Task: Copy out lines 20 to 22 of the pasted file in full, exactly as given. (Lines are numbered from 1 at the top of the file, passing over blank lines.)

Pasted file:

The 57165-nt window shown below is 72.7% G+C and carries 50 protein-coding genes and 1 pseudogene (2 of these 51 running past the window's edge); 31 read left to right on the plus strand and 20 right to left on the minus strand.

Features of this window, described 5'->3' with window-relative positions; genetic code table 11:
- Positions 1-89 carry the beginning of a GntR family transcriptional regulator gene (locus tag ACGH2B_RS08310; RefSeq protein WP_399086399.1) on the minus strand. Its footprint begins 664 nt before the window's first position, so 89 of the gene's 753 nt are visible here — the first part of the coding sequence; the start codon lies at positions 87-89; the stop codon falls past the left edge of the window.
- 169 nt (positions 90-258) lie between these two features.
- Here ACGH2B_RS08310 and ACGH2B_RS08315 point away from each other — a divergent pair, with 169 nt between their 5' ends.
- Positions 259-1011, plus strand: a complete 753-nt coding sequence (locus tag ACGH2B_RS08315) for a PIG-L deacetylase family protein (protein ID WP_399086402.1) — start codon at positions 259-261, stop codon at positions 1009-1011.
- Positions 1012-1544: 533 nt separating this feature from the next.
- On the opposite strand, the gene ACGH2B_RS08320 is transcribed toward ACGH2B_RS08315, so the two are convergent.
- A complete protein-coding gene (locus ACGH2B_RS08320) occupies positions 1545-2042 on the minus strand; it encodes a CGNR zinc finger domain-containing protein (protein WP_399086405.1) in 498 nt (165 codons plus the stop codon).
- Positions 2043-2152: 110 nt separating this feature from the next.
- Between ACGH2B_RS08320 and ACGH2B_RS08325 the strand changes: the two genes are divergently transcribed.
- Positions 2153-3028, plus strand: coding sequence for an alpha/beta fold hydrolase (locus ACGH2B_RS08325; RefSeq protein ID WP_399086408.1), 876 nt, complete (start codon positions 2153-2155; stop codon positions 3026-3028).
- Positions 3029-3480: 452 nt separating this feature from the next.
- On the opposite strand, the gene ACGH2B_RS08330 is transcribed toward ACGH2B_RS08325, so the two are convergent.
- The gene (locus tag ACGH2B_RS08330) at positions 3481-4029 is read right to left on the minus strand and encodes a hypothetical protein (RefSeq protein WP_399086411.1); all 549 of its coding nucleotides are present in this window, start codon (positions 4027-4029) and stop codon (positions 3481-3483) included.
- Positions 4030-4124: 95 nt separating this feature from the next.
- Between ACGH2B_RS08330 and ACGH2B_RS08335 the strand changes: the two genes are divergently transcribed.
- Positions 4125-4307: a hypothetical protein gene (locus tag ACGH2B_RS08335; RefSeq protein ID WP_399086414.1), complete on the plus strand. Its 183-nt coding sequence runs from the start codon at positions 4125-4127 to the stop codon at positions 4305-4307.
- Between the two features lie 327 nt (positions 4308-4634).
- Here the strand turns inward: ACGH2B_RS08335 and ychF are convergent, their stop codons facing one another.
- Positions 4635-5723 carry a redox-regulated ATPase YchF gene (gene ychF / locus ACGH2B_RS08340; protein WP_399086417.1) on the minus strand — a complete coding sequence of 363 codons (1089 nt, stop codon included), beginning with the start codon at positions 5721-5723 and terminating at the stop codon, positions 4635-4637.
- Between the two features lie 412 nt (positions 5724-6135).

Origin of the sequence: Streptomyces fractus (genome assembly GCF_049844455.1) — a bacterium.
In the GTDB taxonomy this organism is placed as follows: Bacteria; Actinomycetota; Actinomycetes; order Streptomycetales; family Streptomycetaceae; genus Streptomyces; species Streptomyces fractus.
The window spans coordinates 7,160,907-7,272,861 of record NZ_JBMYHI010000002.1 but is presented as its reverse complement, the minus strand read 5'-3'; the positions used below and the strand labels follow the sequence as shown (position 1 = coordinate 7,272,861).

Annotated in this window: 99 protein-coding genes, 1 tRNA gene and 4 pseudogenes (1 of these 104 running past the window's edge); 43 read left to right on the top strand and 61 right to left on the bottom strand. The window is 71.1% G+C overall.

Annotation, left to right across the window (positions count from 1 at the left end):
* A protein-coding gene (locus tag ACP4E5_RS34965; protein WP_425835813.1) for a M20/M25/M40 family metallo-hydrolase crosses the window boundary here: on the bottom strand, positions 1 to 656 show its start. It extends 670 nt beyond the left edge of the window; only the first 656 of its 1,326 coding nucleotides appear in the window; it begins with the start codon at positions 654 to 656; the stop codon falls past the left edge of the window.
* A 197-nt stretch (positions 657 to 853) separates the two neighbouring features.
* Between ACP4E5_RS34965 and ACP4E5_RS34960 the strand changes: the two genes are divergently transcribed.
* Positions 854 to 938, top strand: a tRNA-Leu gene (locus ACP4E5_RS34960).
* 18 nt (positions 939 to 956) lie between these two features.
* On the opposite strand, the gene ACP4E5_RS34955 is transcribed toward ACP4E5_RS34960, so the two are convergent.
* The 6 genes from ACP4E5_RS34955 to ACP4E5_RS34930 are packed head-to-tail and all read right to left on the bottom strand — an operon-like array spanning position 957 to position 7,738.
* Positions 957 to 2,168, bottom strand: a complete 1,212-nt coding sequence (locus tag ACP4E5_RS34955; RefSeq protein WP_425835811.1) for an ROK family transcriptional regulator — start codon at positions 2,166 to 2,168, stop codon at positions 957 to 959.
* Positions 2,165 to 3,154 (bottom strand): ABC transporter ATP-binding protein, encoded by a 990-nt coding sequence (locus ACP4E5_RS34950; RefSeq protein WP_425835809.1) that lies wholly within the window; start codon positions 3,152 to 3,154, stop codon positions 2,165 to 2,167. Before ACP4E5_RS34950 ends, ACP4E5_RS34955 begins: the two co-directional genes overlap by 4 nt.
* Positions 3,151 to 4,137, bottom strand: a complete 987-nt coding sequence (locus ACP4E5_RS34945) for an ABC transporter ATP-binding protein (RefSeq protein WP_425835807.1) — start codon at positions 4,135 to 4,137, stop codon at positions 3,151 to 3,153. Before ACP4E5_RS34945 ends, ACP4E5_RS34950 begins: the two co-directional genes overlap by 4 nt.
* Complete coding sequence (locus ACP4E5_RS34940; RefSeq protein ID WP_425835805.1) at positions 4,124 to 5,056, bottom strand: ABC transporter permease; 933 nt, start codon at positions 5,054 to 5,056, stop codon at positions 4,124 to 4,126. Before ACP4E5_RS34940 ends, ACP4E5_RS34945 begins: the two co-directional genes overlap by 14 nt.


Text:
- Here the strand turns inward: ACGH2B_RS08335 and ychF are convergent, their stop codons facing one another.
- Positions 4635-5723 carry a redox-regulated ATPase YchF gene (gene ychF / locus ACGH2B_RS08340; protein WP_399086417.1) on the minus strand — a complete coding sequence of 363 codons (1089 nt, stop codon included), beginning with the start codon at positions 5721-5723 and terminating at the stop codon, positions 4635-4637.
- Between the two features lie 412 nt (positions 5724-6135).